Those already in operation, however, have altered river flows, seriously undermining important downstream ecosystem services, such as cattle grazing on the floodplain, flood recession agriculture, river bank gardens, and fisheries. According to recent analyses, conducted as part of the WISE-UP to climate project, the dams’ impact on these ecosystem services varies annually but could cost, on average, around US$60-70 million a year in lost benefits. Moreover, changes to the river flow have adversely affected the livelihoods of more than one million people, many of whom are the poorest in the country.      

Upstream from the dams in the basin’s headwaters, population growth together with unsustainable agricultural practices, such as ploughing on steep slopes, have led to a dramatic increase in soil erosion. As a result, the Masinga reservoir – the largest and furthest upstream – has lost an estimated 10 percent of its storage capacity since 1981 and could be completely full of silt within 65 years.  

An irrigation channel in Sudan. 
Matthew McCartney // IWMI

Balanced dam management

In an effort to counteract these impacts, a consortium of partners established Africa’s first water fund in 2015.  Called the Nairobi Water Fund, this public-private partnership is designed to invest in broader landscape based approaches to reduce erosion using targeted interventions in natural infrastructure in the upper basin. Activities include restoring grass buffers in riparian zones close to streams and rivers, improved land management and soil stabilization techniques (such as terracing and agro-forestry), and restoration of degraded land. 

The Water Fund’s “business plan” estimates that US$10 million spent on natural infrastructure in the upper basin can bring returns of $21.5 million over 35 years through more sustainable hydropower production and reduced water treatment costs. Recent work indicates that, if properly implemented, these actions, while not eliminating the problem of soil erosion, can help reduce it. Moreover, they may provide the proof of concept needed to secure larger investments across the basin’s headwaters for addressing climate change impacts beyond 2025. Recent work, again from the WISE-UP to climate project, underlines that difficult decisions need to be made about which ecosystem services to restore or maintain, and therefore where benefits will accrue and to whom.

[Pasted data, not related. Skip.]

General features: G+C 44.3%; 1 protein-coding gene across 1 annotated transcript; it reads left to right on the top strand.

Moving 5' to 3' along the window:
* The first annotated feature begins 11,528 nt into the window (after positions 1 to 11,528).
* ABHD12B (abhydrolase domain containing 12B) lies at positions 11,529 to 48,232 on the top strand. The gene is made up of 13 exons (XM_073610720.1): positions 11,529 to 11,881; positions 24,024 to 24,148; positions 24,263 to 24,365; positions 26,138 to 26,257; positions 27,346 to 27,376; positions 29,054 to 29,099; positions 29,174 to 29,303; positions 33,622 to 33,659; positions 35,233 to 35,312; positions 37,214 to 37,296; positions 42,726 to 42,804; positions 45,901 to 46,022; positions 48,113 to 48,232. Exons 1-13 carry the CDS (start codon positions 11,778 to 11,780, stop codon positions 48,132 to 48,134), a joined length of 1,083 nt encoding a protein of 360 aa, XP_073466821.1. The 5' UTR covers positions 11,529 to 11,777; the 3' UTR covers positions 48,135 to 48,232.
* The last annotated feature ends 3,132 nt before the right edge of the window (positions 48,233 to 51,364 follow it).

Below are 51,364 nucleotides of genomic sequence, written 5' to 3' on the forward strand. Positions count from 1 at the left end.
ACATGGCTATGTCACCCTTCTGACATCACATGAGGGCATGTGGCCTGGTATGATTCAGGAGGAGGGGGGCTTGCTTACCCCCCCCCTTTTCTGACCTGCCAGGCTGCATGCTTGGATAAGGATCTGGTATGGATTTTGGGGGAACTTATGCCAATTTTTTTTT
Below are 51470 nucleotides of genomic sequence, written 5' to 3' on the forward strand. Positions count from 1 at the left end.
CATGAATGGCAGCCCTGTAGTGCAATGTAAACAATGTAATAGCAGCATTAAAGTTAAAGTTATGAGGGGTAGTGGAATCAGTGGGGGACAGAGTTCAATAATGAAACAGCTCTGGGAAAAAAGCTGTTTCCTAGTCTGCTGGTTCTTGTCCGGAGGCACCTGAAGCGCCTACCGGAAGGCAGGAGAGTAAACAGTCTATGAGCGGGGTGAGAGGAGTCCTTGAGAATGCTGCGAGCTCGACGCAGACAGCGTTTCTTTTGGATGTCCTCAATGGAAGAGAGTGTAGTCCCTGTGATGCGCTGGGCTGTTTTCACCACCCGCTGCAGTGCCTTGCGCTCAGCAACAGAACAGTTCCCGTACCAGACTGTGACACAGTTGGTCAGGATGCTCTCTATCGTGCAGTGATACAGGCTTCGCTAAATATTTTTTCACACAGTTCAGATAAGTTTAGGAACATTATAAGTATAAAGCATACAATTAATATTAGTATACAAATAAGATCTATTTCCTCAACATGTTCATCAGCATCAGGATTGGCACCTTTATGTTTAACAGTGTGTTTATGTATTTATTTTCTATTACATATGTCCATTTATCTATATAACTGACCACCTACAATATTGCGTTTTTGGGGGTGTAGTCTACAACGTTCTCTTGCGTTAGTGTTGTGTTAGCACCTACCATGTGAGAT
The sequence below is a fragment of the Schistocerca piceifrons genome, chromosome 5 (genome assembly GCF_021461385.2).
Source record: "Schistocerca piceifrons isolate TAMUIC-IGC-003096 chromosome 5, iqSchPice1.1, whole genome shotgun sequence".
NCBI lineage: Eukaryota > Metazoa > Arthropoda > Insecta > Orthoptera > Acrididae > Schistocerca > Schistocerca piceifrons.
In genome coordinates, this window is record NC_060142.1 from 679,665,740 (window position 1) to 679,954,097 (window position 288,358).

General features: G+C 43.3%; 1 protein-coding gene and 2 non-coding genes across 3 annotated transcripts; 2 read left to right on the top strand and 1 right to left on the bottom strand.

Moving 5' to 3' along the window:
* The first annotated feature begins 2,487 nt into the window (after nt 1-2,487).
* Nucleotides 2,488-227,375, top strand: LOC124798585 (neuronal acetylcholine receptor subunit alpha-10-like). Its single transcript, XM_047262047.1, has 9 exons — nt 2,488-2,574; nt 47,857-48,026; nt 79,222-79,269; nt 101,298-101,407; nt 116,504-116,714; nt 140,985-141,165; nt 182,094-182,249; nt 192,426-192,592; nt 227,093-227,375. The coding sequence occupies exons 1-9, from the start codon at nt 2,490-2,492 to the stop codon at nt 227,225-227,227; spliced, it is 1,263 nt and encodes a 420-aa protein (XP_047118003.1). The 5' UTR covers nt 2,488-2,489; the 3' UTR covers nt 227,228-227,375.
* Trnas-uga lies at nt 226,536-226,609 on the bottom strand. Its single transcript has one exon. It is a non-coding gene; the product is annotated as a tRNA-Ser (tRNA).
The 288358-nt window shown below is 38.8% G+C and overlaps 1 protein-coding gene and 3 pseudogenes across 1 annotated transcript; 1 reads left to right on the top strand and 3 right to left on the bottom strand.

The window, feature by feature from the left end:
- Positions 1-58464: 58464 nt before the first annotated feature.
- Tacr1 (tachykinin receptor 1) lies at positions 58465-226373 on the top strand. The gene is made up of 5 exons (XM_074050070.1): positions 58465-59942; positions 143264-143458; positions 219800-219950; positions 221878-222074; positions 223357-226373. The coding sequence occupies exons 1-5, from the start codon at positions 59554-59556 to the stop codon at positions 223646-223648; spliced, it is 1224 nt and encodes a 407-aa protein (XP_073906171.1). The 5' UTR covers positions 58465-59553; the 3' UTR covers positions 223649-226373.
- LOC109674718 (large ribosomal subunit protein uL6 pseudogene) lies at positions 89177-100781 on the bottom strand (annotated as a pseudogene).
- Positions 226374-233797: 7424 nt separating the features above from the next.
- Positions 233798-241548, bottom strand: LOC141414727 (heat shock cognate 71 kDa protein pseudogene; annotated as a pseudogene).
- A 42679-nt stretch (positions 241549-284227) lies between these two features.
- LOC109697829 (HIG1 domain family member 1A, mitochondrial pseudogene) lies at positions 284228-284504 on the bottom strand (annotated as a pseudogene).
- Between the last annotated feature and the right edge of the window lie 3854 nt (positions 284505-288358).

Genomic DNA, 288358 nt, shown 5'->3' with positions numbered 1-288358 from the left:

Downstream, the challenge is to operate the dams in a balanced way that maintains the high flows on which floodplain benefits depend but without the devastating floods that destroy lives and livelihoods. Such an approach may slightly reduce electricity generation. But investments upstream from the dams will reduce sediment loads and improve water flow into the reservoirs, helping make dam operations more flexible and reducing the costs of downstream water releases.  

The Cahora Bassa Dam on the Zambezi River in Mozambique.
Matthew McCartney // IWMI

Bringing nature to the fore

The returns from investing in nature depend not just on the gains from physical landscape restoration but from the services that ecosystems provide, both locally and downstream, across entire river basins. These investments can go directly into landscape restoration and management, or can aim to enhance the operation of dams and other infrastructure.     

With large dam construction growing, it is time to rethink the relationship between nature and dams, and to give investment in nature the same importance as other elements of large dam schemes. Dams and nature must work in tandem to help keep sustainability at the center of the global development agenda. Put simply, investing in nature is not only good for people and good for the planet but also good for the bottom line.